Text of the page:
Just like bones, load-bearing structures only have a meaning in a functional context. Only when they are embedded in an effective structure do they become meaningful in what for which they were intended. This can be seen in recurring discussions in building conservation on the survival of unused cultural monuments or the prevalence of vacant office buildings in many city centres. But not only do structures and their buildings need a function, they also need a flexibility for functional change. Stewart Brand concluded in his influential study of how buildings change over time: “All buildings are predictions, and all predictions are wrong”.3 The narrow, functional-spatial planning does not stand up to the reality of use that actually follows. In their constructive entanglement, facade, building services, load-bearing structure and fittings very often cause problems when they later need to be adapted. Depending on the frequency of adaptations due to changes in use or maintenance, these functional layers can also be regarded as knotted temporal layers, which are each subject to their own rhythms of existence. Such layers have been called ‘shearing layers’ – a term coined by the architect Frank Duffy and elaborated by Brand. The more tightly the layers are connected, the greater the problem: “Because of the different rates of change of its components,” says Brand, “a building is always tearing itself apart.” Ideally, therefore, components of different functions within the building should remain independently manageable, which means, for example, that the load-bearing structure remains separate from the building services. In the case of fire, structure is of course only one of the many functional layers. In its permanence, it must, for instance, allow for rapid change around it through spatial generosity. Detached disciplinary thinking can therefore even be helpful here. It can make it possible to think of structure as a space of possibilities for various specific architectures, to each of which it offers particular qualities, but always outlasts these architectural constellations. In this way, structure and architecture never decouple spatially and sensually, but only temporally.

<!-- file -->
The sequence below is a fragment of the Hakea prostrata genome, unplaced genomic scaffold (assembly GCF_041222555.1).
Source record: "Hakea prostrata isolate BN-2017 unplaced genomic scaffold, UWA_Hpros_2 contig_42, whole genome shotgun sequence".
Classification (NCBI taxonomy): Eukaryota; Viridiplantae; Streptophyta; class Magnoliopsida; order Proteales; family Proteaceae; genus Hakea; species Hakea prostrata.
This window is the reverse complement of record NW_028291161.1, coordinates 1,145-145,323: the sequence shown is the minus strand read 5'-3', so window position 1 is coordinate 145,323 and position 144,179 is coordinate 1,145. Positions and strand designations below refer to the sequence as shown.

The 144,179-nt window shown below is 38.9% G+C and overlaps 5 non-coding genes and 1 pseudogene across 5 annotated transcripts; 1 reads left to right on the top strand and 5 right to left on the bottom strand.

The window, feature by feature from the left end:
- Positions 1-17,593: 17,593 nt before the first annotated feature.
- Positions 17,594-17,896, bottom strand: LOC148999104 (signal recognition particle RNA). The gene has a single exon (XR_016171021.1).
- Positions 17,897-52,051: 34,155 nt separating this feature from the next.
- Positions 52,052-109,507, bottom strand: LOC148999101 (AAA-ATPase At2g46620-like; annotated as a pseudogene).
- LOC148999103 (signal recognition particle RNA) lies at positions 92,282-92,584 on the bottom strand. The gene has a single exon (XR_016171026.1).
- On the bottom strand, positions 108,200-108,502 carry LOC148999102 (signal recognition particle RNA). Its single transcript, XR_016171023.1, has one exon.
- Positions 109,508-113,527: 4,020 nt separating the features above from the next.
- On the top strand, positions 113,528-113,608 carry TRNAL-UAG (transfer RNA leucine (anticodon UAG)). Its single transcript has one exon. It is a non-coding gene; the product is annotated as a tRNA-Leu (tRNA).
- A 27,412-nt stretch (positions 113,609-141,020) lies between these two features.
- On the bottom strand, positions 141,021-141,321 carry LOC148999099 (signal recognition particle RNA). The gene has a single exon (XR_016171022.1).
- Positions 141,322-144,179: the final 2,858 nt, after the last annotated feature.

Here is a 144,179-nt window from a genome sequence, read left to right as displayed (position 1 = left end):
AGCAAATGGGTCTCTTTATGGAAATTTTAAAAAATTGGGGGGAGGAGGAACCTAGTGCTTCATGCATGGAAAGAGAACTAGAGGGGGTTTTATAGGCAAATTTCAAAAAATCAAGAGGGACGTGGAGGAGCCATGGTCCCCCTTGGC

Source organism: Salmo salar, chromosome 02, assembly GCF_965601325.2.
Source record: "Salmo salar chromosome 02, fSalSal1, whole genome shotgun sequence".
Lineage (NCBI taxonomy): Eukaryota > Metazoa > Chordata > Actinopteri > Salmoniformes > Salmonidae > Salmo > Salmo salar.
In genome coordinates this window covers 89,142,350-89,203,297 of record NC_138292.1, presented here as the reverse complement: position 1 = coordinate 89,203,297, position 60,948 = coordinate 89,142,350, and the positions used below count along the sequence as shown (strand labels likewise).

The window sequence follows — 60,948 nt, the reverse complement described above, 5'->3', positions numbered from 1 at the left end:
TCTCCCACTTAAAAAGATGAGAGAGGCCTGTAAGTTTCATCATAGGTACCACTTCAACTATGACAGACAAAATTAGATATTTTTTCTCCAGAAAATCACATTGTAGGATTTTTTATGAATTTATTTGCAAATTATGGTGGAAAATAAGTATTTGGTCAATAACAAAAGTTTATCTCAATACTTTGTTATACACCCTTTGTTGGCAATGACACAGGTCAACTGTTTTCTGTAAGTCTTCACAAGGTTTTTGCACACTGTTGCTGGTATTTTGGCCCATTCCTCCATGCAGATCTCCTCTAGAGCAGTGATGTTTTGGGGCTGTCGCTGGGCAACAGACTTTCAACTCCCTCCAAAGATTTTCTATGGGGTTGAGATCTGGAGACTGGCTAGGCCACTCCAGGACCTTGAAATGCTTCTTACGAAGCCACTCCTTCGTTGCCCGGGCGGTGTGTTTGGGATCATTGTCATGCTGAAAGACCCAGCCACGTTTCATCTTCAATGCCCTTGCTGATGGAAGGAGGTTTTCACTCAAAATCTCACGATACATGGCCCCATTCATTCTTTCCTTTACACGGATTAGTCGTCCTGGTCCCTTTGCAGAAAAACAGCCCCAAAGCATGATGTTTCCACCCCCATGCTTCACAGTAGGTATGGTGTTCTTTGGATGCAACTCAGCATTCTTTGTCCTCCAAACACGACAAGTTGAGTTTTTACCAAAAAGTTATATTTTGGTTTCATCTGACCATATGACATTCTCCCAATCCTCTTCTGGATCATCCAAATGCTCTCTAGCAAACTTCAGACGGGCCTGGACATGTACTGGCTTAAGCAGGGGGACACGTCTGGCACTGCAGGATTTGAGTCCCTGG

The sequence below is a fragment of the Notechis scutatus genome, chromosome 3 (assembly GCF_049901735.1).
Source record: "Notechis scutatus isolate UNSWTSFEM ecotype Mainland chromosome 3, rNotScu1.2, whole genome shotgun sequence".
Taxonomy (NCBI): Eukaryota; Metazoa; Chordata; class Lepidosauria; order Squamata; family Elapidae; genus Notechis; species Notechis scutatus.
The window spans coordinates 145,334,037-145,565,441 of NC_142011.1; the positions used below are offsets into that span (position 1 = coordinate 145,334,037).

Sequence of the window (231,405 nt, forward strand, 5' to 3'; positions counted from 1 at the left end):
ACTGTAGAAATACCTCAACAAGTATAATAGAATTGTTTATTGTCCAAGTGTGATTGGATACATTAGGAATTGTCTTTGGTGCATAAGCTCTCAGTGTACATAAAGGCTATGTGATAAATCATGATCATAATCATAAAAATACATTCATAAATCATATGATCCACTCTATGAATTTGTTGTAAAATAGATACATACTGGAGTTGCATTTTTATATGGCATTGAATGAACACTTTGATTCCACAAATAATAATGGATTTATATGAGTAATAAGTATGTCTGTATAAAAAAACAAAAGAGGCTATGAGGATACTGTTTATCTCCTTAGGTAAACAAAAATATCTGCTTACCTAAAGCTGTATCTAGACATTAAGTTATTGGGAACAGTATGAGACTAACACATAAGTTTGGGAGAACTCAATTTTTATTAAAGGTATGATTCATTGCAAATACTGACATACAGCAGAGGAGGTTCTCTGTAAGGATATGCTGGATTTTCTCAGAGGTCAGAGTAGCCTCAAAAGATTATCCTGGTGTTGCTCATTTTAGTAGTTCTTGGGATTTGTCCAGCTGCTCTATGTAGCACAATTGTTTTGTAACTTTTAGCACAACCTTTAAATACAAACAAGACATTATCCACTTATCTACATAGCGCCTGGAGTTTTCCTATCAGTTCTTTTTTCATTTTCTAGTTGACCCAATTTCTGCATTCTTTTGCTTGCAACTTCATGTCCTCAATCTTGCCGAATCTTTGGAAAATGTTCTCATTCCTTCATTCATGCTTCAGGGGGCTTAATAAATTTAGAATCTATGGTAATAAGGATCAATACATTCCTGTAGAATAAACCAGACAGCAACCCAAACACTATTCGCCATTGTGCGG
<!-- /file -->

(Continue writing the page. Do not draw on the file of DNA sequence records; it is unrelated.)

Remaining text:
What do the possibilities for change mean in concrete terms for load-bearing structures? Since they are so much firmer than the softer layers of building, it has to be considered what might be expected of them in a later context. How does everything around the structural framework change and how does the skeleton determine this process? When dealing with an existing building – in its reuse and transformation – one can see that the significance of its internal structure is about far more than the stable support of the spaces it holds. Beyond this initial firm and stable support of the created spaces and their uses, is its eventual appropriation when there is a need or desire for the building to change. In its layout and design, the skeleton would therefore have to accommodate all likely contextual transformations within itself. This does not at all mean that load-bearing elements and the structure as a whole must thereby be as neutral and abstract as possible. These imprints of possible future changes and transformations can even be particularly generative of form. Their forms, as a legible totality, can be a superimposition of contingencies that the structure provides initially, later, or possibly never. This kind of structural redundancy was common practice in design until the establishment of the technical–scientific disciplines surrounding construction. In this reading, the structure represents what is currently happening (what it is used for), but also what may have had to be dealt with earlier or what is yet to come. As a circular strategy, this type of structural design means that the skeleton remains in place, so that it continues to be available as a framework for every subsequent use. At most, only lighter elements of the envelope and interior spatial layers would be removed and replaced. The movement of the most energy-intensive functional layer – that of the load-bearing structure – is thus kept as little as possible.

 

Change as load case